From Hero to Zero in Six Short Years

Re-watching the one hour BBC special “The Golden Games” about the 2012 Olympics.

It’s painful – physically painful.

It recalls a time, just six short years ago, when this country could hold its head up high and be proud of itself instead of head down and ashamed.

It was a time when we showed the world how to do it right instead of be a model of how things should not happen.

It was a time when people of vision created and shared something unique and truly magical instead of withdrawing behind hatred and insular arrogance.

It was when we said to the world, “Come join us, it’ll be fun” – and it was, instead of telling everyone to go away because we don’t like you.

It was when tens of thousands of like-minded people gave their time and energy for free to help our city and our country look good and to give everyone else a great time instead of railing against our neighbours and withdrawing from everything that means anything.

It was when we had influence and power and showed how to use it for good instead of being a mean-spirited nobody hiding in the dark fringes of civilisation.

It was a time when being British wasn’t embarrassing.

I miss that time, just six short years ago. I miss it terribly.

Straight Actors in Gay Roles

The BBC published a story about actor Darren Criss who announced that after playing the gay character of Andrew Cunanan in American Crime Story: The Assassination Of Gianni Versace, he wouldn’t be playing any more gay roles because it deprives gay actors of that opportunity:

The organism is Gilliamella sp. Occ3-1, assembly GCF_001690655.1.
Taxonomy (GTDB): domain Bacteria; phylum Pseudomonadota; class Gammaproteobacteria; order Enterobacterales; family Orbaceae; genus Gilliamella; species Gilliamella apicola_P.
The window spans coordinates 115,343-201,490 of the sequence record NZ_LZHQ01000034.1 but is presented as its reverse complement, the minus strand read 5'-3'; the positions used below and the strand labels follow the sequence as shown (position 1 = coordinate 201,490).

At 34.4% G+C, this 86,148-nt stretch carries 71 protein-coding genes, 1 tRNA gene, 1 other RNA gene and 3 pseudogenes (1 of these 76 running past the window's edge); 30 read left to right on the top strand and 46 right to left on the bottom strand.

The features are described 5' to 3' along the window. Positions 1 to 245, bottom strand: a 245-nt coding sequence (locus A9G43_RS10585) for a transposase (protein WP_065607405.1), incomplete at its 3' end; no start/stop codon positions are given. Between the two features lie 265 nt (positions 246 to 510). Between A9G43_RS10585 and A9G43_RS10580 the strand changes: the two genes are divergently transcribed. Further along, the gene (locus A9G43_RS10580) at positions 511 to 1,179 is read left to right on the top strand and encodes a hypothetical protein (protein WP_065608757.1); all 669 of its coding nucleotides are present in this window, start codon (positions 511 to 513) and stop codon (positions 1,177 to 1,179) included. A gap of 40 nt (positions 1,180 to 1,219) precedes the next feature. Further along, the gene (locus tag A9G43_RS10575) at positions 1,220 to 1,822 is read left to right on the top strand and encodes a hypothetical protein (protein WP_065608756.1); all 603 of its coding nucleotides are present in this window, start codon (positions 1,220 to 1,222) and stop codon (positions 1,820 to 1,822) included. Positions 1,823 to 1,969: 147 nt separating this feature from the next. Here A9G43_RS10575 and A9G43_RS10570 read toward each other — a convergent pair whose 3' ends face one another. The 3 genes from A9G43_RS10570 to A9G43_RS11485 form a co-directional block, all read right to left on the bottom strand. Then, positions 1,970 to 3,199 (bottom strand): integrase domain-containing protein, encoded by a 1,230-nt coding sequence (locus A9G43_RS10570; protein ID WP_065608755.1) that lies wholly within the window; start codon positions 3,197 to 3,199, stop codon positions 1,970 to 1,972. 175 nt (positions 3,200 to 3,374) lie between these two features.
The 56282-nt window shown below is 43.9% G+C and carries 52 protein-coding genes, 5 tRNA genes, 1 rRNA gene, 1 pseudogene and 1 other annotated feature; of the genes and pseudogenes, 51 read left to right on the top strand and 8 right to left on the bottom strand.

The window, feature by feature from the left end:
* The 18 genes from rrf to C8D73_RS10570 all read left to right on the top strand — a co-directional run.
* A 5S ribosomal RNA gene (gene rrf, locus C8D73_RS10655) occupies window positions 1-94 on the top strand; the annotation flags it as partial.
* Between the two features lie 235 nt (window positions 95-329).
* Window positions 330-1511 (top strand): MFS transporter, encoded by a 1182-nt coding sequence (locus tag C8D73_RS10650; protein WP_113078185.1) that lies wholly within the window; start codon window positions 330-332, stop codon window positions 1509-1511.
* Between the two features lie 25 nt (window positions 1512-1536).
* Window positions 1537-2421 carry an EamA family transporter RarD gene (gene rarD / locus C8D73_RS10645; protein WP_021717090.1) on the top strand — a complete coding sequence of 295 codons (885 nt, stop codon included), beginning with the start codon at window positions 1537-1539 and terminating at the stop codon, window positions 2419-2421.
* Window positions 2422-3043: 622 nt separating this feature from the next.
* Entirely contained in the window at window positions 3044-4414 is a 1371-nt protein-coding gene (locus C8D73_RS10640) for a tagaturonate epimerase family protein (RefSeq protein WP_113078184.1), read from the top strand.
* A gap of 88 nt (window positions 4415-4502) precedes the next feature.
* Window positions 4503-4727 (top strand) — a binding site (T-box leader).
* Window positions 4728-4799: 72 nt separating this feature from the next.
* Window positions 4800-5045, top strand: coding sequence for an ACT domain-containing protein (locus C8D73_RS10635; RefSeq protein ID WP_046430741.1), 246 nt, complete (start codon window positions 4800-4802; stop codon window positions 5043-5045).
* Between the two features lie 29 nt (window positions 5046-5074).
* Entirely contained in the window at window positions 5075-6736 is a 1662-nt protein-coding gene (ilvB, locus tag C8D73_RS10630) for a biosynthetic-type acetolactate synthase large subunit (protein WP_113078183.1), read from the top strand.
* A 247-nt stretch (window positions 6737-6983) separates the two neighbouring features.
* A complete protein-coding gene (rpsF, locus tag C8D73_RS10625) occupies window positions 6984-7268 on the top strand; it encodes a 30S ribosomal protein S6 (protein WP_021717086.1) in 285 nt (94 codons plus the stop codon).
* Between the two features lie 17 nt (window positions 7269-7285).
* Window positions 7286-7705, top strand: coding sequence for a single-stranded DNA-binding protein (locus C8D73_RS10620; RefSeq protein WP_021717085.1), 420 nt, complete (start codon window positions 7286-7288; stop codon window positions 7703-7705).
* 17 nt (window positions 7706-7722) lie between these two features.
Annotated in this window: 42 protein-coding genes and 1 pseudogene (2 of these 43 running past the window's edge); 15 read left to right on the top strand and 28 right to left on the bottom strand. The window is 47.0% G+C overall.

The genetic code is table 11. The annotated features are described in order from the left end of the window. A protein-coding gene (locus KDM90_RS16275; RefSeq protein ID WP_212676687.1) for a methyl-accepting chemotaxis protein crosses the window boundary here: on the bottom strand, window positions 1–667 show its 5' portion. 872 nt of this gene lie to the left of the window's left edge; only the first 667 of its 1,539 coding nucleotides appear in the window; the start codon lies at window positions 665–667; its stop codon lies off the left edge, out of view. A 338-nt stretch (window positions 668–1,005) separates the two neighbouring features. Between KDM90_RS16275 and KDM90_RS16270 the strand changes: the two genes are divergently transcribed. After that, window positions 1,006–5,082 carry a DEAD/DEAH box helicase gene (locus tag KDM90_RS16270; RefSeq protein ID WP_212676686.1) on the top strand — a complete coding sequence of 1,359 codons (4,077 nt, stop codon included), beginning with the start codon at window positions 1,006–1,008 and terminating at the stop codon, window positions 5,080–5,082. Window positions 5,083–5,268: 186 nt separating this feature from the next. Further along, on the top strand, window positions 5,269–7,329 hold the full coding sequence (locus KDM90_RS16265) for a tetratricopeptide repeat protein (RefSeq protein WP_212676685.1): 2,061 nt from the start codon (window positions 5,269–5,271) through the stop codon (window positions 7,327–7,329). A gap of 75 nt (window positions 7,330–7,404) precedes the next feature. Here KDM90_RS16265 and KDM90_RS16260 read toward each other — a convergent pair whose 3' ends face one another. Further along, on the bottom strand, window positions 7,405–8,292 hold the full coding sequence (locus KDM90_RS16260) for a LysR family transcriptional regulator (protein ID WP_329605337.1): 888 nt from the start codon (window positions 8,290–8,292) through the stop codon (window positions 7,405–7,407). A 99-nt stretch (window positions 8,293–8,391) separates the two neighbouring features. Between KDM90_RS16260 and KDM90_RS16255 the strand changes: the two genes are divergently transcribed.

This really – and I mean really – pisses me off.

Apparently, when you are acting, it’s okay to pretend to take on any of the attributes of someone else *except* their sexuality (and, presumably, their skin colour).

That’s some sort of half-arsed “reserved power” that can only be exercised if the actor shares that specific attribute.

Utter bullshit.

That is NOT what equality is about.

Frankly, it’s fucking patronising and I hate that sort of condescension with a vengeance.

Revolving Doors and the Future of Humanity

If there’s one thing that convinces me that humanity has reached the end of its growth process and is now at a complete evolutionary dead end, it is our inability to deal effectively with an unpowered revolving door.

Tower Bridge has to employ people – at quite a generous hourly rate – to stand outside and ensure that visitors don’t just stand there, feebly waving at the “Push” signs on the door, or try to ram their entire family of five obese adults into a single door compartment, or try to push it in the wrong direction, or decapitate themselves as it revolves.

As anyone who has read my Facebook posts over the years will know, my opinion on the capabilities of my fellow humans has never been terribly high.

Watching the planet’s most advanced species get totally and utterly stumped by a few pounds of rotating glass door has sunk it to a new low.

Disastrous climate change can’t happen fast enough in my view…